United States District Court, N.D. Alabama, Middle Division
KARON OWEN BOWDRE, Chief District Judge.
On August 22, 2014, Petitioner Miguel Angel Lopez filed a petition for a writ of habeas corpus pursuant to 28 U.S.C. § 2241. (Doc. 1). At the time he filed his petition, Lopez, a native of El Salvador, was incarcerated at the Etowah County Detention Center, in the custody of the Bureau of Immigration and Customs Enforcement ("ICE"). In his petition, Lopez alleged that he was being illegally detained by ICE pending his deportation to El Salvador. On January 6, 2015, Lopez was released from ICE custody pursuant to an Order of Supervision. (Doc. 7-1). Respondents have filed a motion to dismiss the action as moot, because Lopez is no longer in ICE custody. (Doc. 7). For the reasons stated below, Respondents' motion will be granted and the action dismissed as moot.
Article III of the Constitution limits the jurisdiction of federal courts to the consideration of "cases or controversies." U.S. CONST. art. III, § 2. The doctrine of mootness is derived from this limitation because "an action that is moot cannot be characterized as an active case or controversy." Adler v. Duval Cnty. Sch. Bd., 112 F.3d 1475, 1477 (11th Cir. 1997). A case is moot and must be dismissed if the court can no longer provide "meaningful relief." Nyaga v. Ashcroft, 323 F.3d 906, 913 (11th Cir. 2003) (citations omitted). Lopez's release from ICE custody rendered his petition moot.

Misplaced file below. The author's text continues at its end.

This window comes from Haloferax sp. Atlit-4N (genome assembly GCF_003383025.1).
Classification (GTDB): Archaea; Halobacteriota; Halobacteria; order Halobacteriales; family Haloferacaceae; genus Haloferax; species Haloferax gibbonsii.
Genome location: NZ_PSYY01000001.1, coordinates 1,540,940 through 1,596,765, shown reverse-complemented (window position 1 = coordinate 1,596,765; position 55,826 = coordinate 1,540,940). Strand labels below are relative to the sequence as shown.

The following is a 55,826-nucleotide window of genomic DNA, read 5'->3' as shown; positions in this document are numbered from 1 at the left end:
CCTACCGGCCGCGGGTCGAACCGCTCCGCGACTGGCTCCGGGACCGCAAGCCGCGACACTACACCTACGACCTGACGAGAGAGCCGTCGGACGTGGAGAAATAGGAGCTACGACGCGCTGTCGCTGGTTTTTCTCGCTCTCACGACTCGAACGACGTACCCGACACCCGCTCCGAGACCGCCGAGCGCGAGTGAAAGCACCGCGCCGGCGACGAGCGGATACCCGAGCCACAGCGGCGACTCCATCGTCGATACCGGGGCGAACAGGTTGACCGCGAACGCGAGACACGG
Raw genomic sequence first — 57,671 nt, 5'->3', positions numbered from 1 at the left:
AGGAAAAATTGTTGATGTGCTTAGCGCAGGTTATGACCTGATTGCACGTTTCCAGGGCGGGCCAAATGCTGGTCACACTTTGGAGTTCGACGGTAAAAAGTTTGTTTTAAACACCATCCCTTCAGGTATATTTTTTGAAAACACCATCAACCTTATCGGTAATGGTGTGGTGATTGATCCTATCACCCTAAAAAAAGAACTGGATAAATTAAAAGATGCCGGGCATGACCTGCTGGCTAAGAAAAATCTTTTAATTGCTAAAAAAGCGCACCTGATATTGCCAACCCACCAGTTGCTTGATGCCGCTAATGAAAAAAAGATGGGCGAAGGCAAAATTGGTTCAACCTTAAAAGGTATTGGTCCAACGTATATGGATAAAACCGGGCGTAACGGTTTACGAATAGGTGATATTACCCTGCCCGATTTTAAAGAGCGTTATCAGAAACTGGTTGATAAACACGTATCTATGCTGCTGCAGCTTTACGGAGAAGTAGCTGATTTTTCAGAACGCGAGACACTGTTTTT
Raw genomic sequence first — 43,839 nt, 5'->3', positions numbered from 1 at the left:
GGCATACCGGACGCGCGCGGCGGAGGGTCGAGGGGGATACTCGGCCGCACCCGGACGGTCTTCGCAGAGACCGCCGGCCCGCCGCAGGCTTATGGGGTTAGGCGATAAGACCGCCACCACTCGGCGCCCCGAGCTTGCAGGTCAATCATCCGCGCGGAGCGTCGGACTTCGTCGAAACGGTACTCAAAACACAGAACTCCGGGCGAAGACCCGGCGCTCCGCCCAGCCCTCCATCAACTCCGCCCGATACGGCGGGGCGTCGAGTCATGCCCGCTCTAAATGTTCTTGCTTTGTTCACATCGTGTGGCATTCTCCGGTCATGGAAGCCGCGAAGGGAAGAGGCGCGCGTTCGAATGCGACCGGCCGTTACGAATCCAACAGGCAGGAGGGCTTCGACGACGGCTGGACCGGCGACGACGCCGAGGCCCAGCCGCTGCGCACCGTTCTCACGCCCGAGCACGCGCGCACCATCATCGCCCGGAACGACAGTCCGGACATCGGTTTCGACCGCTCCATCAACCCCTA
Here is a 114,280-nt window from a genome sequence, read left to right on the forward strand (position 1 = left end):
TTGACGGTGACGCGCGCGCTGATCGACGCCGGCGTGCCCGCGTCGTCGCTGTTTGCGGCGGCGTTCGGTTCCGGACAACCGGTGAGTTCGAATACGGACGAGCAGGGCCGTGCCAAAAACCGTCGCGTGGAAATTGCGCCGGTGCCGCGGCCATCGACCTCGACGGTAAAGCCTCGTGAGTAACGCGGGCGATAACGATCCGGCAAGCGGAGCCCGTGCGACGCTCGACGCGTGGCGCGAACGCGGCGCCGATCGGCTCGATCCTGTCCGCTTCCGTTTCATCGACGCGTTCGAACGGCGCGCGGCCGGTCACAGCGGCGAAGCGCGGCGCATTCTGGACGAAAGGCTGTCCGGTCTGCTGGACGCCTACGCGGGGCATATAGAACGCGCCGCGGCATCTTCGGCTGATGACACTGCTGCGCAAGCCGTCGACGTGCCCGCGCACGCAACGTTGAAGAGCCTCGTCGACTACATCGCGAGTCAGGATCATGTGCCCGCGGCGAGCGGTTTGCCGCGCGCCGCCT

The relief sought by Lopez in his petition was to be released from ICE custody. Because Lopez is no longer in ICE custody, his petition has been rendered moot, unless an exception to the mootness doctrine applies. The mootness doctrine allows two exceptions: (1) collateral consequences and (2) "capable of repetition yet evading review." Carafas v. LaVallee, 391 U.S. 234, 237, (1968); Murphy v. Hunt, 455 U.S. 478, 482, (1982). Neither exception applies here. The collateral consequences exception does not apply because no "disabilities or burdens... may flow" from the custody that Lopez challenges. See Carafas, 391 U.S. at 237, 88 S.Ct. at 1559. The exception for events "capable of repetition, yet evading review" does not apply here either. Petitioner has been released from custody, and the potential circumstances of this case happening again are too speculative to create an actual controversy sufficient to support a claim for relief. See Weinstein v. Bradford, 423 U.S. 147, 149, (1975) (holding that the "capable of repetition, yet evading review" exception applies when (1) the challenged action is too short in ...